- The person works on this project no more that one and a half years and that’s all.
One and a half year is a perfect period for a person to delve into the culture of the IT-company, familiarize with more recent technologies, which sometimes are used in this project. Even Virtual Reality is applied sometimes.
The same is true for complex enterprise projects with large teams, it is easier to rotate people here. We always plan in advance that people do not stay on such projects for too long, because they burn out, get tired, and dismiss. Our business model requires that employees work for us more than for two years, so we are doing our best to save people.
The team is the greatest value for us. Therefore, we take care of it and organize the workflow thus the person does not get bored, we let him switch to something new and fresh. Doing this we can spot people who want to learn and develop. Employees who are comfortable with before-mentioned projects with lots of routine tasks can work there longer that one and a half year if they want to, but this is a rare case.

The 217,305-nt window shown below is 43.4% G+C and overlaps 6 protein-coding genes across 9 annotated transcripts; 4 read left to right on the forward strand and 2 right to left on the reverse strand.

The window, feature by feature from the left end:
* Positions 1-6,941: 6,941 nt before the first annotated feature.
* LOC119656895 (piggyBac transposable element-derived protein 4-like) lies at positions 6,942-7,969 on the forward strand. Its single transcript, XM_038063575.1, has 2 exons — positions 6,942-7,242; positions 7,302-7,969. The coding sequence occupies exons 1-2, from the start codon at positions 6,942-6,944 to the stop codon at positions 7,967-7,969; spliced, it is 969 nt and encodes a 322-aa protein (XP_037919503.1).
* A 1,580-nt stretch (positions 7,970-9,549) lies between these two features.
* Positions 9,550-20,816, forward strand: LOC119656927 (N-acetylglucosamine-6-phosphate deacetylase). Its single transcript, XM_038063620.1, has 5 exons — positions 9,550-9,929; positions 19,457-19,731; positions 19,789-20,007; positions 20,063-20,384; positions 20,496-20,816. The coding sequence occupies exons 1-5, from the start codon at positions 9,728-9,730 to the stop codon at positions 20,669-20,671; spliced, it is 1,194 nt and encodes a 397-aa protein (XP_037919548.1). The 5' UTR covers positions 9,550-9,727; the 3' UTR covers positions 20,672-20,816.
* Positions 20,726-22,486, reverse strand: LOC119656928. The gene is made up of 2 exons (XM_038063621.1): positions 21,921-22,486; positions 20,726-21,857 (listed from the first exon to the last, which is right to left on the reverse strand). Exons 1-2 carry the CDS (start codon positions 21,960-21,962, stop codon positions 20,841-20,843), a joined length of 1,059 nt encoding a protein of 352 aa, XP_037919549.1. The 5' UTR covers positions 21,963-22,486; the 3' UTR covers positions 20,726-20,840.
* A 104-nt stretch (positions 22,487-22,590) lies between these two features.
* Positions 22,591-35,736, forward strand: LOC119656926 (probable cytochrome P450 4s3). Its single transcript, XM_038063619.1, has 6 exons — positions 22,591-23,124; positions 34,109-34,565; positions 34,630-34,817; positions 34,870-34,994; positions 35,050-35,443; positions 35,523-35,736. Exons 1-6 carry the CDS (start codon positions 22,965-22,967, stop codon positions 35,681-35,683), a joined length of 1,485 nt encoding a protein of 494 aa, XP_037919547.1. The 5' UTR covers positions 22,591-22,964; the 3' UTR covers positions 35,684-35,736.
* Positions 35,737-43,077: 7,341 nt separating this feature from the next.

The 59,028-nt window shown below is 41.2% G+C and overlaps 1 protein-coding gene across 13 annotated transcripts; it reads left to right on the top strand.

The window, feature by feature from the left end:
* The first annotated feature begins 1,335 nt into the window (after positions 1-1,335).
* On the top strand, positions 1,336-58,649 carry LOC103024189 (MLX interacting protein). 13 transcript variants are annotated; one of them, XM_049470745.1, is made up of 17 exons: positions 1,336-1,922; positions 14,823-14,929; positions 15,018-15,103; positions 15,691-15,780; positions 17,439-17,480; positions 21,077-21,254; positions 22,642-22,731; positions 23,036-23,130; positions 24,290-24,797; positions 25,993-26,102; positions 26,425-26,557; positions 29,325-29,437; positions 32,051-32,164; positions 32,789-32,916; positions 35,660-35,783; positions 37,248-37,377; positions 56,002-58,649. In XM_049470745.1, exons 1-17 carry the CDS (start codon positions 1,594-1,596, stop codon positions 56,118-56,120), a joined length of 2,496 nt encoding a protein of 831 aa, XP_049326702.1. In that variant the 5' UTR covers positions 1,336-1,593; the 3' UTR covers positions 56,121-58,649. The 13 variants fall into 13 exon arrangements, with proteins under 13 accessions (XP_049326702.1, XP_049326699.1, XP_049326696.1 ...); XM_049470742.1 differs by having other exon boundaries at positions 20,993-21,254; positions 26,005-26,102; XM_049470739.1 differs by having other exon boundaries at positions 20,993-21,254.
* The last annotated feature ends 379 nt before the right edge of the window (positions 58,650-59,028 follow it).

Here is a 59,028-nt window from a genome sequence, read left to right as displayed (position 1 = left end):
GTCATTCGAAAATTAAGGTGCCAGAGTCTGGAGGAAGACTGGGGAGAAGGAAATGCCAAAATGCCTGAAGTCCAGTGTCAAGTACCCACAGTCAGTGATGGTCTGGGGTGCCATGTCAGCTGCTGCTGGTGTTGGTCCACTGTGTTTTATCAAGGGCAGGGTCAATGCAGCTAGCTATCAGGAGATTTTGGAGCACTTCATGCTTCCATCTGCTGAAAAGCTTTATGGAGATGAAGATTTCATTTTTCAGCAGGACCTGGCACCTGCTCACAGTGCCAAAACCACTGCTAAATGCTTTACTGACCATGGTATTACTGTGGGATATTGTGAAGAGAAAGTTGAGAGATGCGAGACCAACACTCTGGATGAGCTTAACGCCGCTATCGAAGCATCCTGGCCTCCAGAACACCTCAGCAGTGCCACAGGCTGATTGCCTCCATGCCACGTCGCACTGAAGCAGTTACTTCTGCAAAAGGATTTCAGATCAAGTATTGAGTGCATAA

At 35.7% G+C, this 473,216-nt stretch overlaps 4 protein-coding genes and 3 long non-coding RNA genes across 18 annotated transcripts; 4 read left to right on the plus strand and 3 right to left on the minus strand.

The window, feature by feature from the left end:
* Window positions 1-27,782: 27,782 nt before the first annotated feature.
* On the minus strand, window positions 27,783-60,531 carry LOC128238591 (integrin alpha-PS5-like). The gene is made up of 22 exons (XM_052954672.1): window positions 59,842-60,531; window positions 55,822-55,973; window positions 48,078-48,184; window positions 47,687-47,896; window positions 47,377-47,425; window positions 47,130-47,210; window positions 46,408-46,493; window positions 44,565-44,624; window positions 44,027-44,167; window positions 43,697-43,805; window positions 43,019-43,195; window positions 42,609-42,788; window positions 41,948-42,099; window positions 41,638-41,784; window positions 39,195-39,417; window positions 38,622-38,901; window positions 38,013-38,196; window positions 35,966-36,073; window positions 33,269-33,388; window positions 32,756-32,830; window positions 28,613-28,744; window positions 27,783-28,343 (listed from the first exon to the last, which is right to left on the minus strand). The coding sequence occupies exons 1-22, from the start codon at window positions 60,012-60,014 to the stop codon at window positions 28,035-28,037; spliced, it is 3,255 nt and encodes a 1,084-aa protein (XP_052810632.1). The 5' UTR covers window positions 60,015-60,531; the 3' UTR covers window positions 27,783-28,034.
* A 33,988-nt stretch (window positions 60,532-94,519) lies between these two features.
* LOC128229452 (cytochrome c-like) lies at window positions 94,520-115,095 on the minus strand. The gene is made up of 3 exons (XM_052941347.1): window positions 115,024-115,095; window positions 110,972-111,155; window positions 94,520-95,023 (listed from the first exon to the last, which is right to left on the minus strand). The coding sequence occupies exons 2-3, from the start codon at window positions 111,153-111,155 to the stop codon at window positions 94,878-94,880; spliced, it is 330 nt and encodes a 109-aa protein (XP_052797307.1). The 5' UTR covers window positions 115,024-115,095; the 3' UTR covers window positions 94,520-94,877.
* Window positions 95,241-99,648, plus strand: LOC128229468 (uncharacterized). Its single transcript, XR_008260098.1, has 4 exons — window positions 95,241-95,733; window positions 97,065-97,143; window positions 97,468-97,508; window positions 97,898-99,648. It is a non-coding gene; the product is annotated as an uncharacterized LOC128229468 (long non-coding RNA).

About the most disastrous project: we worked with a part of the Public Services Portal of the Russian Federation 8 years ago. There were some working process issues:
- We got ourselves in a situation where there were intermediaries between us and even an intermediate customer who isolated us from the client. We could not affect the process of communication in any way, as we were separated from the decision-maker.